Kevin F Tindall, 1922-2008
18 June 2008
Dr Derek Parsons remembers Kevin Tindall, long-serving Laboratory Superintendent in the HH Wills Physics Laboratory and a man with a 'quick wit' and 'unquenchable enthusiasm'.
Kevin was born in Portsmouth and completed his formal schooling at Prior Park College in Bath before joining the Admiralty Signal School as a laboratory assistant at the outbreak of World War II. He came to Bristol after Dunkirk when the Research Establishments were dispersed, in his case to the HH Wills Physics Laboratory. In 1946 he joined the staff of the Laboratory as an assistant in Norman Thompson’s group. Later Kevin became departmental photographer and then assistant to Harold Venn, the Laboratory Superintendent.
Kevin succeeded Mr Venn as Superintendent in 1966, having accumulated a great deal of knowledge about the Laboratory, the way it worked, the people in it and the jobs they did. He stepped easily into the managerial side of the job using his contacts within and outside the department, liaising wisely with Senate House as well as other academic departments. He was a member of the Physics Departmental Committee on Technical Staff which, in the1970s, was no comfortable task given the general unhappiness created by the notorious ‘Blue Book’.
Kevin never lost the respect and support of the technical staff. He excelled in training juniors in various aspects of laboratory work: Alan Birt, George Hitchens, Mike Gabb, Stewart Field and the late Nick Swatton all benefitted greatly from Kevin’s instruction. He excelled in the (nearly) lost art of lecture demonstrations. When the curriculum was altered so that lectures became mostly chalk and talk, Kevin would put on a whole afternoon of demonstrations. Most of these had been devised and constructed by Kevin and ‘his lads’. Moreover they worked! Kevin loved these occasions and so did the students. Some of the apparatus is still used for Open Days.
But a catalogue of his achievements in the Department only begins to tell of Kevin the man. He loved fun and humour, and his quick wit was a byword. It had a point without being cruel and he knew how to use humour to soften a reprimand or to defuse a difficult situation. He loved limericks and knew more by heart than most of us have ever heard. It was said that he could respond to a comment with a limerick made up on the spot! He was in his element at Christmas parties in which the cabaret was the highlight. Kevin would act as Master of Ceremonies and would review the passing year with humorous comments; few of us escaped the edge of his wit.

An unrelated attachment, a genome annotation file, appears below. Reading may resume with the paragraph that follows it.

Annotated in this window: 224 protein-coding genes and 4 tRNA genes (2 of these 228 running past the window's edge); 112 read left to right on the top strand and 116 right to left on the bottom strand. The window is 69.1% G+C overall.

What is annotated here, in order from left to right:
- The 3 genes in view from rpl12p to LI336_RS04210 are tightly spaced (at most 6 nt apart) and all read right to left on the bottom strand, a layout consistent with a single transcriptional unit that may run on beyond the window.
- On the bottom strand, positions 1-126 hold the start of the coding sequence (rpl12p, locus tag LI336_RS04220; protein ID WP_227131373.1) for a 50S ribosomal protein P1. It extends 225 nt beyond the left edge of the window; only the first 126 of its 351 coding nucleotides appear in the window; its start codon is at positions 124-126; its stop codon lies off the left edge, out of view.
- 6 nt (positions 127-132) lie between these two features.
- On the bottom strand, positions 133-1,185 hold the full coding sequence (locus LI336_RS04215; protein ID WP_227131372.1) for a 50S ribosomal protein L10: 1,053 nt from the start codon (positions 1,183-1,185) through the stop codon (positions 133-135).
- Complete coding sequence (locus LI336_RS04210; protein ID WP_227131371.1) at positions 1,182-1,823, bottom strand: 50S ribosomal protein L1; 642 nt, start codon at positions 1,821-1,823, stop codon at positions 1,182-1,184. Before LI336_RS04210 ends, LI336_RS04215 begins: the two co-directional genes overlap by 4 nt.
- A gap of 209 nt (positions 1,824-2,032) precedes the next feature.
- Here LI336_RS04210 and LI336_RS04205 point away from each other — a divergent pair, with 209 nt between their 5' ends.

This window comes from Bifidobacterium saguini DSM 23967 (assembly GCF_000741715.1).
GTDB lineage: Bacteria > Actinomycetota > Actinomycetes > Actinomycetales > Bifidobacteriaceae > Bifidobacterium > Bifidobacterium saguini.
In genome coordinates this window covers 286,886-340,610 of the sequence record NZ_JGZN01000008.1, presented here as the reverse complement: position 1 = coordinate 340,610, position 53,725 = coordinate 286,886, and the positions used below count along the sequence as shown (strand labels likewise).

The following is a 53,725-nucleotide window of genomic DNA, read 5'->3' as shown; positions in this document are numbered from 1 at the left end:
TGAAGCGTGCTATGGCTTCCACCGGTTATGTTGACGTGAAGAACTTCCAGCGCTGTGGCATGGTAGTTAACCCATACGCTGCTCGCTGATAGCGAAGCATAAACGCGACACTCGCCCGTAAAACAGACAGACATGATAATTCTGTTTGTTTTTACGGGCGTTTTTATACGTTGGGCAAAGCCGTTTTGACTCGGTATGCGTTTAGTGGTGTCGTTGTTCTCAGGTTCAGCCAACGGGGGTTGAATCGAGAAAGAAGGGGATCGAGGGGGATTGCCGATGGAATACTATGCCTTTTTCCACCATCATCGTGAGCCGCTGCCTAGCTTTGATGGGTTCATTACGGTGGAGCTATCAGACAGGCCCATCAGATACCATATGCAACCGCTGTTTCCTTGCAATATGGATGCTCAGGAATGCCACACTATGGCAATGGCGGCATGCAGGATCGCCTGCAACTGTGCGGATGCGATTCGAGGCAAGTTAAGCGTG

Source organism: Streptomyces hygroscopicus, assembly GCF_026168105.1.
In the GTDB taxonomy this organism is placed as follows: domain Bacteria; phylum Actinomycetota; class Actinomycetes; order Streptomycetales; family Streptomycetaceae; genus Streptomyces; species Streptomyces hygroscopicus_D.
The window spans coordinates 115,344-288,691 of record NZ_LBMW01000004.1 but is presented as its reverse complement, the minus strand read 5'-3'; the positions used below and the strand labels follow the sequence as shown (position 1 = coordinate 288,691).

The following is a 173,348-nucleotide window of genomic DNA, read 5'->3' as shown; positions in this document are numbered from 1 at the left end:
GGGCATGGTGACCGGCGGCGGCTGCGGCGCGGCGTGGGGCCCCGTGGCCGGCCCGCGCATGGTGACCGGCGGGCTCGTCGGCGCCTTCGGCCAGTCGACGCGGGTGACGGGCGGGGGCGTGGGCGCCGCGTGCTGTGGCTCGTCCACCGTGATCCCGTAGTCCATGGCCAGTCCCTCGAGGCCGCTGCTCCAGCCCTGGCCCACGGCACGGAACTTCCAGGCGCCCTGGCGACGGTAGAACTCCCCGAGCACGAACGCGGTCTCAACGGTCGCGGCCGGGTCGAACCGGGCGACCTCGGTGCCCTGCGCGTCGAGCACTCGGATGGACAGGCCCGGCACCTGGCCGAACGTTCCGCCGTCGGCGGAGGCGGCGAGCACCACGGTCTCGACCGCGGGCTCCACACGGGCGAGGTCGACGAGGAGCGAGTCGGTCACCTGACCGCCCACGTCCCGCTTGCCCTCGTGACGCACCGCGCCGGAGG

In the wider University sphere he was a member of the Joint Committee for Technical Staff Training for 20 years, was on the Refectory Sub-Committee for three years and was a member of the Documentary Film Unit. He was a one-time Chairman of UBEA and gave talks to this group on a variety of subjects even after his retirement. In retirement he set himself the task, encouraged by others, to write about aspects of his time in the Department. The result is a splendid document entitled ‘Memories of the Physics Department’. It is available on the Physics Department website in the history pages under 'Tindall’s Memories', item 13.
The article is typical of Kevin; clear and perceptive and spiced with humour. Chapter 19, on St George’s Day 1980, is a gem.
Outside the University, Kevin was a keen Scout and an active and committed member of his church.
When the University conferred on him the Honorary Degree of MSc in 1987 it set the seal on a career which had spanned 41 years. During that time Kevin had seen many changes in the University; it is a measure of the man that he managed those changes effectively and retained his unquenchable enthusiasm for the job.
He is survived by his wife Eleanor whom he married in 1952, by his children Mark and Claire and by his grandchildren. They will all miss him deeply, as will his many friends.